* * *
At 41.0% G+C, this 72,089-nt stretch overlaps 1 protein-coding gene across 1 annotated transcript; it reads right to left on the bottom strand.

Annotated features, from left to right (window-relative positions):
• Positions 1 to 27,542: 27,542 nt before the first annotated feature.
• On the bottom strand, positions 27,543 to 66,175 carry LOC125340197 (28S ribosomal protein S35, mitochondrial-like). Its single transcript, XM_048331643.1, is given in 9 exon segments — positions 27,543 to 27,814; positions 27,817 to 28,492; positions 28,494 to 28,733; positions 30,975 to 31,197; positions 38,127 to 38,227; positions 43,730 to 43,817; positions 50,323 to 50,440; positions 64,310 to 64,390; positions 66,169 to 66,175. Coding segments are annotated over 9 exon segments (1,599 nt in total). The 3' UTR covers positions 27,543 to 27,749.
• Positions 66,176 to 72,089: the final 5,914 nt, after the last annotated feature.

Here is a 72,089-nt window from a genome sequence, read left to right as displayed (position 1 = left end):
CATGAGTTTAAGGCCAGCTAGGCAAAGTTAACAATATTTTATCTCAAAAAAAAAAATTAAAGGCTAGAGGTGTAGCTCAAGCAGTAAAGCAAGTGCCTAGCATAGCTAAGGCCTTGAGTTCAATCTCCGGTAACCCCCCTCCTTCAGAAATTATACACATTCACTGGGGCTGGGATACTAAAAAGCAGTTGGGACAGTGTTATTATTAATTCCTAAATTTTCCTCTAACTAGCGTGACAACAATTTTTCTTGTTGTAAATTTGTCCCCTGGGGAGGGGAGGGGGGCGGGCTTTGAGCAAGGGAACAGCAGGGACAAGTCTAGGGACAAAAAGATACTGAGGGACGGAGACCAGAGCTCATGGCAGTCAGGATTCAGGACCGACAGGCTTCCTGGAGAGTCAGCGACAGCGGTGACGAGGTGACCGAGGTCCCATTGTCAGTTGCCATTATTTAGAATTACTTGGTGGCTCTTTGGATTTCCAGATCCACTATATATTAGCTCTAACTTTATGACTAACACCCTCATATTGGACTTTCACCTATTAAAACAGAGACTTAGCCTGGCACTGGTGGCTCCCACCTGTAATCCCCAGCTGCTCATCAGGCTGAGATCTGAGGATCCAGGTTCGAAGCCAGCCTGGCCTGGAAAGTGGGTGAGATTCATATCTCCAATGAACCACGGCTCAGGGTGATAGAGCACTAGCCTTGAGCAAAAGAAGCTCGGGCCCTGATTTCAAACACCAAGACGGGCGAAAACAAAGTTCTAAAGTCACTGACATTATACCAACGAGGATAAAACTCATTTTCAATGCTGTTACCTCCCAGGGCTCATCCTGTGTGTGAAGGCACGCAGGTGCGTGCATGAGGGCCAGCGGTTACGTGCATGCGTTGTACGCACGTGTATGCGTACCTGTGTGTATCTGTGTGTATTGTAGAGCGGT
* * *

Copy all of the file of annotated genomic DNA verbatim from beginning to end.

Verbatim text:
At 41.0% G+C, this 72,089-nt stretch overlaps 1 protein-coding gene across 1 annotated transcript; it reads right to left on the bottom strand.

Annotated features, from left to right (window-relative positions):
• Positions 1 to 27,542: 27,542 nt before the first annotated feature.
• On the bottom strand, positions 27,543 to 66,175 carry LOC125340197 (28S ribosomal protein S35, mitochondrial-like). Its single transcript, XM_048331643.1, is given in 9 exon segments — positions 27,543 to 27,814; positions 27,817 to 28,492; positions 28,494 to 28,733; positions 30,975 to 31,197; positions 38,127 to 38,227; positions 43,730 to 43,817; positions 50,323 to 50,440; positions 64,310 to 64,390; positions 66,169 to 66,175. Coding segments are annotated over 9 exon segments (1,599 nt in total). The 3' UTR covers positions 27,543 to 27,749.
• Positions 66,176 to 72,089: the final 5,914 nt, after the last annotated feature.

Here is a 72,089-nt window from a genome sequence, read left to right as displayed (position 1 = left end):
CATGAGTTTAAGGCCAGCTAGGCAAAGTTAACAATATTTTATCTCAAAAAAAAAAATTAAAGGCTAGAGGTGTAGCTCAAGCAGTAAAGCAAGTGCCTAGCATAGCTAAGGCCTTGAGTTCAATCTCCGGTAACCCCCCTCCTTCAGAAATTATACACATTCACTGGGGCTGGGATACTAAAAAGCAGTTGGGACAGTGTTATTATTAATTCCTAAATTTTCCTCTAACTAGCGTGACAACAATTTTTCTTGTTGTAAATTTGTCCCCTGGGGAGGGGAGGGGGGCGGGCTTTGAGCAAGGGAACAGCAGGGACAAGTCTAGGGACAAAAAGATACTGAGGGACGGAGACCAGAGCTCATGGCAGTCAGGATTCAGGACCGACAGGCTTCCTGGAGAGTCAGCGACAGCGGTGACGAGGTGACCGAGGTCCCATTGTCAGTTGCCATTATTTAGAATTACTTGGTGGCTCTTTGGATTTCCAGATCCACTATATATTAGCTCTAACTTTATGACTAACACCCTCATATTGGACTTTCACCTATTAAAACAGAGACTTAGCCTGGCACTGGTGGCTCCCACCTGTAATCCCCAGCTGCTCATCAGGCTGAGATCTGAGGATCCAGGTTCGAAGCCAGCCTGGCCTGGAAAGTGGGTGAGATTCATATCTCCAATGAACCACGGCTCAGGGTGATAGAGCACTAGCCTTGAGCAAAAGAAGCTCGGGCCCTGATTTCAAACACCAAGACGGGCGAAAACAAAGTTCTAAAGTCACTGACATTATACCAACGAGGATAAAACTCATTTTCAATGCTGTTACCTCCCAGGGCTCATCCTGTGTGTGAAGGCACGCAGGTGCGTGCATGAGGGCCAGCGGTTACGTGCATGCGTTGTACGCACGTGTATGCGTACCTGTGTGTATCTGTGTGTATTGTAGAGCGGT